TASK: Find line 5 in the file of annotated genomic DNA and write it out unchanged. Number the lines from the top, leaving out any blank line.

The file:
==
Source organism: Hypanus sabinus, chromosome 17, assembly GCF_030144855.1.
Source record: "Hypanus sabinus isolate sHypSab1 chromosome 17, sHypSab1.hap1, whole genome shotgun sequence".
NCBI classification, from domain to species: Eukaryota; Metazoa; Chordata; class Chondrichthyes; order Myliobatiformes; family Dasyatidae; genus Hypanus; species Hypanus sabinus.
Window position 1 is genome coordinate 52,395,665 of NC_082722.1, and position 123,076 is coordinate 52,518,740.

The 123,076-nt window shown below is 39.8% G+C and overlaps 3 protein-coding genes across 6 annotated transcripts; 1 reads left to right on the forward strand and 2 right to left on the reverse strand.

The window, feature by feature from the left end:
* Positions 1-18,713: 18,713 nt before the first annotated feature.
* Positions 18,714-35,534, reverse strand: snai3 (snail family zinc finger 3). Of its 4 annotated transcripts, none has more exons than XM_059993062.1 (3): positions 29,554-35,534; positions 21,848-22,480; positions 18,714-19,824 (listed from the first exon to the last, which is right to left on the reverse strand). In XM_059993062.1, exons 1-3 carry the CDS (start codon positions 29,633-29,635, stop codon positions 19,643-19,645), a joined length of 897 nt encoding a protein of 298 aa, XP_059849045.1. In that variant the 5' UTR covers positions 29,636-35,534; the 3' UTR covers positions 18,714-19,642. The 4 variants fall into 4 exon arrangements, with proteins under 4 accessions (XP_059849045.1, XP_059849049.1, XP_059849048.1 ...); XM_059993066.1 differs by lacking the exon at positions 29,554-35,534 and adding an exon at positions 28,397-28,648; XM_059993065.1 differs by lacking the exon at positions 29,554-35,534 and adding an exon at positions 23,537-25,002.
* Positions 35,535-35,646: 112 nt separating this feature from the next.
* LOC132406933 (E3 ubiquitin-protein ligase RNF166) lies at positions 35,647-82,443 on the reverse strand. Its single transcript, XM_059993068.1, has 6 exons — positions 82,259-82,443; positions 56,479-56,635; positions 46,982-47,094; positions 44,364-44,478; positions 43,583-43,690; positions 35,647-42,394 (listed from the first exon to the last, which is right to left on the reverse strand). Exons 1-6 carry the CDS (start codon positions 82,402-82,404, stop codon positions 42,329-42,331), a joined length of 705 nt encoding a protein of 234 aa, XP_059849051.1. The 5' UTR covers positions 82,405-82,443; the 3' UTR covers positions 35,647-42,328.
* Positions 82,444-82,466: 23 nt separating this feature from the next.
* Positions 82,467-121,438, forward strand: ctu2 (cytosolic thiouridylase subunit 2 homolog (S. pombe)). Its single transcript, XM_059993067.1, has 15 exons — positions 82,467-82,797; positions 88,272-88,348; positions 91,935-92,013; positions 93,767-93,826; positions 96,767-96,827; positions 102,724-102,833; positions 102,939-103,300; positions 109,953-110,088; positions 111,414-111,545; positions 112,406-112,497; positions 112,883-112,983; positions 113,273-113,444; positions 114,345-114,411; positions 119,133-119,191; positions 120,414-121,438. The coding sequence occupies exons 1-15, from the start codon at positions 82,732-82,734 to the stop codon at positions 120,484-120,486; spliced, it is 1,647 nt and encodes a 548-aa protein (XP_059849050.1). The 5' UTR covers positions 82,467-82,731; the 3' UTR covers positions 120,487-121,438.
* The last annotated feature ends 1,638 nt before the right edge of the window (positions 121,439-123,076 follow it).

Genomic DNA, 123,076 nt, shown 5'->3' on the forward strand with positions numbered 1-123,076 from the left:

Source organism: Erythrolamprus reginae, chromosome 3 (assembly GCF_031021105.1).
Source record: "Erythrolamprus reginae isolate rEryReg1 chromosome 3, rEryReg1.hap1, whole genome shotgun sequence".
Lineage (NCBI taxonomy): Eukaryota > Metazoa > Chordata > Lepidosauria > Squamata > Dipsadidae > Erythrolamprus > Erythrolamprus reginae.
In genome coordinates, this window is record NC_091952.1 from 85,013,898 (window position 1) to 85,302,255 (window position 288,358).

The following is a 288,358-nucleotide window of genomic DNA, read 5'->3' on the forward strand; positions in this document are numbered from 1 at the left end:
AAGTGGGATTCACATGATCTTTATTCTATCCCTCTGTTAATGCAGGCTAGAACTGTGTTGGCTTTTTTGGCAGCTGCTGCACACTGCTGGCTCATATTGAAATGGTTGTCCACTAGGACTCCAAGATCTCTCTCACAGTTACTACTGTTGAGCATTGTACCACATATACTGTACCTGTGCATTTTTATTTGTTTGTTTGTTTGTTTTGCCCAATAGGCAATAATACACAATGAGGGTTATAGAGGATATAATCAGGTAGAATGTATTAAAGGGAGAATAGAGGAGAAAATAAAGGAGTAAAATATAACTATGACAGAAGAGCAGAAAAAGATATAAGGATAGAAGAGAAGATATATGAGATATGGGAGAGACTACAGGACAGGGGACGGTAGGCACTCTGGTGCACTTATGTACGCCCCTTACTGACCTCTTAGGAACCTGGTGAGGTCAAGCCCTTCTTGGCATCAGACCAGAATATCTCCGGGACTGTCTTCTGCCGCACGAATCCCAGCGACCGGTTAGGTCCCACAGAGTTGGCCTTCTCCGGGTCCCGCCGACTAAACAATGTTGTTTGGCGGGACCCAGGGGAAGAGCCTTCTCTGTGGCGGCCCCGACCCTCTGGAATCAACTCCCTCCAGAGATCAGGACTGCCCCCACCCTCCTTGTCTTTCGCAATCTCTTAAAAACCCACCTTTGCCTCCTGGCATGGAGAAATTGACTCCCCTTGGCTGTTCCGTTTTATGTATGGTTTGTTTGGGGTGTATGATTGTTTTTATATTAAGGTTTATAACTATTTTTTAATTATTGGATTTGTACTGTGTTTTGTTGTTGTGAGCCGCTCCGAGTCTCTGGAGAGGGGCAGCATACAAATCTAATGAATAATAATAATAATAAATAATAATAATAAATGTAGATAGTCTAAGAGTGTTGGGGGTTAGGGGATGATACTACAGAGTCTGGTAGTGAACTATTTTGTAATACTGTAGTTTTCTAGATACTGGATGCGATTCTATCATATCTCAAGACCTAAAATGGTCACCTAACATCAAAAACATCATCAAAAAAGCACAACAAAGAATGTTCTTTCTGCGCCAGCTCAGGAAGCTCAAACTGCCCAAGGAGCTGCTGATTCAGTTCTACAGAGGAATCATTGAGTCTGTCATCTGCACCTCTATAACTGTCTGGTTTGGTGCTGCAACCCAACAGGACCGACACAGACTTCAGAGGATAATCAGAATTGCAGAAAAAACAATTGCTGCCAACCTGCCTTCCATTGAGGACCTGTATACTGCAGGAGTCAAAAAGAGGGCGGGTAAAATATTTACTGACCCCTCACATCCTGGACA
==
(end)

The 123,076-nt window shown below is 39.8% G+C and overlaps 3 protein-coding genes across 6 annotated transcripts; 1 reads left to right on the forward strand and 2 right to left on the reverse strand.